A Beginner’s Guide to Safe Food Storage: Why the Floor is Off-Limits

Storing food is a crucial part of being a prepper. It is recommended to stockpile at least a gallon (3.78 liters) of water and 2,000 calories per person daily. This is no easy feat, so you should be keen on being resourceful, prudent, and tactical in your approach to storing food.

You should not store food on the floor because it will be vulnerable to temperature fluctuations, flooding, and snowstorms. Your stockpile may also attract rodents, insects, and even snakes. It is wiser to place food on top of shelves to give some protection from these elements.

I will talk about why you should not store food on the floor, how you should store it, and the locations where you should be keeping it in your house. I will also discuss the consequences of not storing your food correctly. Let’s dive in!

Downsides of Storing Food on the Floor

It is not a good idea to store food on the floor as several factors may affect its quality. You might be unable to eat your food later on if you do not take the time to ensure that you correctly store it.

Here are a few reasons why you shouldn’t store food on the floor:

Temperature Fluctuations

The temperature on the floor may not be the same as the air temperature. The difference may cause moisture buildup in and around your canned food. This increase in humidity can promote mold growth and may make your food go bad.

Humidity should be kept between 30% – 50% to discourage mold growth. In home-canned food, mold growth shouldn’t be a problem because of the low-oxygen environment inside the container.

However, if you see mold growth in your canned food, it may be an indication of the following:

  • Your food was not heated adequately during the preparation
  • A weak container seal
  • Too little headspace

If you need to store food on the floor, I recommend keeping something like Ready Hour emergency food. Their 3-month food supply is excellent, comes in sealed plastic buckets, and provides 2,000 calories daily.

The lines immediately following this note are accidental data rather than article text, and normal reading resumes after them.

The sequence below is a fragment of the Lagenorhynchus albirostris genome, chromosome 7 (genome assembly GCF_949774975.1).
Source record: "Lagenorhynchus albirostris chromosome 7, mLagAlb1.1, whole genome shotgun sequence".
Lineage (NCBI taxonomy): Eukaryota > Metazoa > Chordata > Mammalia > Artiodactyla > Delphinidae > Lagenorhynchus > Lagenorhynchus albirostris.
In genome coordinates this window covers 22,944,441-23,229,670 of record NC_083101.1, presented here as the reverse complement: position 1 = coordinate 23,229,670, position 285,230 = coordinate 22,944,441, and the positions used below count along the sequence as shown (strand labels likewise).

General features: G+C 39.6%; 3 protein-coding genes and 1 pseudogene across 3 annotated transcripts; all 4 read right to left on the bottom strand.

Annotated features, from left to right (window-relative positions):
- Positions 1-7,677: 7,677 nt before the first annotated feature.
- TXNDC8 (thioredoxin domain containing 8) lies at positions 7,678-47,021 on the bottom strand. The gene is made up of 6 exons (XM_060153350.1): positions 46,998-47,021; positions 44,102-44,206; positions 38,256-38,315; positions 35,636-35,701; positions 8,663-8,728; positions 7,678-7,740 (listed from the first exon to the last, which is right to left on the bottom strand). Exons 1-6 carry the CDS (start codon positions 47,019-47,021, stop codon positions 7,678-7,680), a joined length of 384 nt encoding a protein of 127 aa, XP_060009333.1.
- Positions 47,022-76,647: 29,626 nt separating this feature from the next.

Natural Disasters

If you store them on the floor, your food stash will be vulnerable to flooding and snowstorms. Natural disasters progress fast, and you may not have time to move your stockpile to a safer location. Store your food on top of shelves to do away with this problem.


Insects need moisture to thrive and survive. They like it best when water vapor and heat are in the air around them.

Furthermore, they tend to lay their eggs when humidity is high. Your food stored on the floor will be the perfect spot to grow their little families, especially since food sources will be accessible.

Low humidity discourages pests, especially cockroaches, from invading your stockpile. You lower the risk of moisture building up in and around your food if you store them on shelves. Additionally, your supply will be less accessible – even to rats and snakes – if they are elevated and away from the floor.

store food on the floor

How Far From the Floor Should Food Be Stored?

Food should be stored on shelves at least six inches (15.24 cm) from the floor. The area underneath should be unobstructed to keep insects and pests away. This distance also helps prevent food from being contaminated and provides good ventilation.

Consequences of Improper Food Storage

Proper storage will make or break all your efforts in stockpiling food for yourself and the entire family. Exert time and effort in ensuring that your food is correctly stored. This way, you can be confident that when the time comes when you and your loved ones need it, the food you have set aside will be edible, nutritious, filling, and delicious.